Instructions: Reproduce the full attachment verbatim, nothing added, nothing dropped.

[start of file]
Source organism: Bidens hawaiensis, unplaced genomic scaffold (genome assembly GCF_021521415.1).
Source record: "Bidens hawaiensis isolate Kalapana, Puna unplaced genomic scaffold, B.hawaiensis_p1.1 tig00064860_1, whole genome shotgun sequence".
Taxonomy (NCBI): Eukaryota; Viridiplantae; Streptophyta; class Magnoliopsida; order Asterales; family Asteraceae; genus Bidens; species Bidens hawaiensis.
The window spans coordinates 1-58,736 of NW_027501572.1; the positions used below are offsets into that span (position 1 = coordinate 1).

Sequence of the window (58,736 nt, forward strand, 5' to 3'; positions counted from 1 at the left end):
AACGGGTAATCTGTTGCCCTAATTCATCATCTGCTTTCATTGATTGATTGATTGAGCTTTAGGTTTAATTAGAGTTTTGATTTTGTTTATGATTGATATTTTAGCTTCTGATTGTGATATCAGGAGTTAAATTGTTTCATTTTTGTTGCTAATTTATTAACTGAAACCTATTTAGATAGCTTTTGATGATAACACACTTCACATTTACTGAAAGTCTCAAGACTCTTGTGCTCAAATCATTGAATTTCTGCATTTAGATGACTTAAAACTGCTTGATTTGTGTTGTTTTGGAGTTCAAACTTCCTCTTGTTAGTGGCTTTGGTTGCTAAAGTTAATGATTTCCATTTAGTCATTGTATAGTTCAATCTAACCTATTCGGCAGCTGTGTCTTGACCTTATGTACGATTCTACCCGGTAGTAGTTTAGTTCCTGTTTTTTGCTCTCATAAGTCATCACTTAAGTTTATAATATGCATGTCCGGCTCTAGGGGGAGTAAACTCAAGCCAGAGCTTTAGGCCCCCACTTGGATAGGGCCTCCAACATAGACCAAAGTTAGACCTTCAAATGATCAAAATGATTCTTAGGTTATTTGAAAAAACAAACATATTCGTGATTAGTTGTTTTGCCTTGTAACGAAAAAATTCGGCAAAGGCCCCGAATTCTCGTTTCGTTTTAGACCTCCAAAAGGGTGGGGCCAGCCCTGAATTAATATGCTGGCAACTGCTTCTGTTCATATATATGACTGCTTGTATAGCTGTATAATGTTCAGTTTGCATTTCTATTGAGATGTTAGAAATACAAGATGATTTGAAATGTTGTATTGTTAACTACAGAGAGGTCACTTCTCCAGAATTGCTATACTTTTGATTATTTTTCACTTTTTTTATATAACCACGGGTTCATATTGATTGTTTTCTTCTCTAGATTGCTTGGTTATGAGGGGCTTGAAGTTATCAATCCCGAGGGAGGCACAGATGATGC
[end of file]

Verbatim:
Source organism: Bidens hawaiensis, unplaced genomic scaffold (genome assembly GCF_021521415.1).
Source record: "Bidens hawaiensis isolate Kalapana, Puna unplaced genomic scaffold, B.hawaiensis_p1.1 tig00064860_1, whole genome shotgun sequence".
Taxonomy (NCBI): Eukaryota; Viridiplantae; Streptophyta; class Magnoliopsida; order Asterales; family Asteraceae; genus Bidens; species Bidens hawaiensis.
The window spans coordinates 1-58,736 of NW_027501572.1; the positions used below are offsets into that span (position 1 = coordinate 1).

Sequence of the window (58,736 nt, forward strand, 5' to 3'; positions counted from 1 at the left end):
AACGGGTAATCTGTTGCCCTAATTCATCATCTGCTTTCATTGATTGATTGATTGAGCTTTAGGTTTAATTAGAGTTTTGATTTTGTTTATGATTGATATTTTAGCTTCTGATTGTGATATCAGGAGTTAAATTGTTTCATTTTTGTTGCTAATTTATTAACTGAAACCTATTTAGATAGCTTTTGATGATAACACACTTCACATTTACTGAAAGTCTCAAGACTCTTGTGCTCAAATCATTGAATTTCTGCATTTAGATGACTTAAAACTGCTTGATTTGTGTTGTTTTGGAGTTCAAACTTCCTCTTGTTAGTGGCTTTGGTTGCTAAAGTTAATGATTTCCATTTAGTCATTGTATAGTTCAATCTAACCTATTCGGCAGCTGTGTCTTGACCTTATGTACGATTCTACCCGGTAGTAGTTTAGTTCCTGTTTTTTGCTCTCATAAGTCATCACTTAAGTTTATAATATGCATGTCCGGCTCTAGGGGGAGTAAACTCAAGCCAGAGCTTTAGGCCCCCACTTGGATAGGGCCTCCAACATAGACCAAAGTTAGACCTTCAAATGATCAAAATGATTCTTAGGTTATTTGAAAAAACAAACATATTCGTGATTAGTTGTTTTGCCTTGTAACGAAAAAATTCGGCAAAGGCCCCGAATTCTCGTTTCGTTTTAGACCTCCAAAAGGGTGGGGCCAGCCCTGAATTAATATGCTGGCAACTGCTTCTGTTCATATATATGACTGCTTGTATAGCTGTATAATGTTCAGTTTGCATTTCTATTGAGATGTTAGAAATACAAGATGATTTGAAATGTTGTATTGTTAACTACAGAGAGGTCACTTCTCCAGAATTGCTATACTTTTGATTATTTTTCACTTTTTTTATATAACCACGGGTTCATATTGATTGTTTTCTTCTCTAGATTGCTTGGTTATGAGGGGCTTGAAGTTATCAATCCCGAGGGAGGCACAGATGATGC